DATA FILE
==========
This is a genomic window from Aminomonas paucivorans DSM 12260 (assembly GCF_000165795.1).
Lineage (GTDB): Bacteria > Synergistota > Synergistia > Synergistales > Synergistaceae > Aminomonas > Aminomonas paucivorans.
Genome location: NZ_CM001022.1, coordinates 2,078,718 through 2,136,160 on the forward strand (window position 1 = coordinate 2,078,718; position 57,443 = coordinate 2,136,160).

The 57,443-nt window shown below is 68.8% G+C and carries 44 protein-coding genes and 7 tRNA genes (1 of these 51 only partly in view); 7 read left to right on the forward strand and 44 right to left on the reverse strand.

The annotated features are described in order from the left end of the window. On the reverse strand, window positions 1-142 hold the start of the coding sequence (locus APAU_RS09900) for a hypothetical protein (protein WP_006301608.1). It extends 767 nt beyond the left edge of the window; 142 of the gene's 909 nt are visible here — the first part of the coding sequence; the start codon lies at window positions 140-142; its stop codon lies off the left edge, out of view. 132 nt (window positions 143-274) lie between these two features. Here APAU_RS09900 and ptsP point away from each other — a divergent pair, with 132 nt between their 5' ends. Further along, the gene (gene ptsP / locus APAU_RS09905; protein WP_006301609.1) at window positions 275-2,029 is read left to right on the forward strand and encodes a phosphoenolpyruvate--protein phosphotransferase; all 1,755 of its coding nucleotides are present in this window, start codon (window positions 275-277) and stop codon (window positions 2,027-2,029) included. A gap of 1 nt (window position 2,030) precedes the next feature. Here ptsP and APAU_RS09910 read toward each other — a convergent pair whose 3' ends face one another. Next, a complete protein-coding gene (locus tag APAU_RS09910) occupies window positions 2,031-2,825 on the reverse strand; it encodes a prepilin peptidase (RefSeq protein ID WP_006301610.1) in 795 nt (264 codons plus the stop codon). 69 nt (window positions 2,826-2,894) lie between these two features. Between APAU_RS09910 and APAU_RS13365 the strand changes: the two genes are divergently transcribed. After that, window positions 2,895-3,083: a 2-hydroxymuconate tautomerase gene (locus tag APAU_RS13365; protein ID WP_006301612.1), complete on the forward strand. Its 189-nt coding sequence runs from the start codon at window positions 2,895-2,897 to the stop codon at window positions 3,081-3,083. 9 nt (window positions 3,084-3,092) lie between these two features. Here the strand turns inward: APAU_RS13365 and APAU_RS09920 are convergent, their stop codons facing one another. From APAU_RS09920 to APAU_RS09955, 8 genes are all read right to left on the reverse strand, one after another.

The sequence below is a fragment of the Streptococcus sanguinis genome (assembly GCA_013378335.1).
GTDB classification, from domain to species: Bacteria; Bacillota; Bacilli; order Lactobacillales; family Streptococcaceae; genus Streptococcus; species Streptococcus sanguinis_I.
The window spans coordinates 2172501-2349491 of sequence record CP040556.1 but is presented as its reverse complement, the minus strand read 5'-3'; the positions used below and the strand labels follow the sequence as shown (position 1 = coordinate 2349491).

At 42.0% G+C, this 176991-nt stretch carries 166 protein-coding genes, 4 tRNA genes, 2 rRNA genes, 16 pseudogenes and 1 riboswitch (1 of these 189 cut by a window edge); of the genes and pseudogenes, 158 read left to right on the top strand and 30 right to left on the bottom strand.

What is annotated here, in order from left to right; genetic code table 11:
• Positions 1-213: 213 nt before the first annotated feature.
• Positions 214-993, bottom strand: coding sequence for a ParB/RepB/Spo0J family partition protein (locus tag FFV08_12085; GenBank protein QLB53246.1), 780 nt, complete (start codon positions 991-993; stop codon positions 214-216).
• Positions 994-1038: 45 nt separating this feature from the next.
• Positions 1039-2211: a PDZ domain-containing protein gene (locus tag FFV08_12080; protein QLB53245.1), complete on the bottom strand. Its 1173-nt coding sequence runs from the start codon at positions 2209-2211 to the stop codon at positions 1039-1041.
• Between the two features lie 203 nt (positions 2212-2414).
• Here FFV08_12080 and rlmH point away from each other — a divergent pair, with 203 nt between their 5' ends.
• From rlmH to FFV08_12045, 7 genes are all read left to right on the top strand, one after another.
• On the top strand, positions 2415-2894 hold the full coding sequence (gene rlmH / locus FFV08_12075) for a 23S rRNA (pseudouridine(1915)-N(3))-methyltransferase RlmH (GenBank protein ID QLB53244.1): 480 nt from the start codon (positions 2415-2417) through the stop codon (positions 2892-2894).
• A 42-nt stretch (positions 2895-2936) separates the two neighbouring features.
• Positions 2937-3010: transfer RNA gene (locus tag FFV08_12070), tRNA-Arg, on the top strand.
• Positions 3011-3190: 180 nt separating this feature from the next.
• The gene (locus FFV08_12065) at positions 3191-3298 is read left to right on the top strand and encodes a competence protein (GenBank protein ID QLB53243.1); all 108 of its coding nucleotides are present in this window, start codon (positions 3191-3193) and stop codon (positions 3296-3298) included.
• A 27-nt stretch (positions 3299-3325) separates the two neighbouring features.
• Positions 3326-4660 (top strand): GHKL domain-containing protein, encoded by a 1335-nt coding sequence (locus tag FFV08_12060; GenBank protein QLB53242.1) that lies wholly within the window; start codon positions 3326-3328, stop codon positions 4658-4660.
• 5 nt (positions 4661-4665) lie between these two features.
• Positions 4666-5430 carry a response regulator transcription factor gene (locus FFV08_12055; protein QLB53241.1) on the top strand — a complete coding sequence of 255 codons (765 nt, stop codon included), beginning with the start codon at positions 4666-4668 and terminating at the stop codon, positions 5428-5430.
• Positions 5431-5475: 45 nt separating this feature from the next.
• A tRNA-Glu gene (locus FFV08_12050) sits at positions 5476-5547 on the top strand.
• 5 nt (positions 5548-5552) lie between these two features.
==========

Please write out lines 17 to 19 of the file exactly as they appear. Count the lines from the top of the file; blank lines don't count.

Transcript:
• From rlmH to FFV08_12045, 7 genes are all read left to right on the top strand, one after another.
• On the top strand, positions 2415-2894 hold the full coding sequence (gene rlmH / locus FFV08_12075) for a 23S rRNA (pseudouridine(1915)-N(3))-methyltransferase RlmH (GenBank protein ID QLB53244.1): 480 nt from the start codon (positions 2415-2417) through the stop codon (positions 2892-2894).
• A 42-nt stretch (positions 2895-2936) separates the two neighbouring features.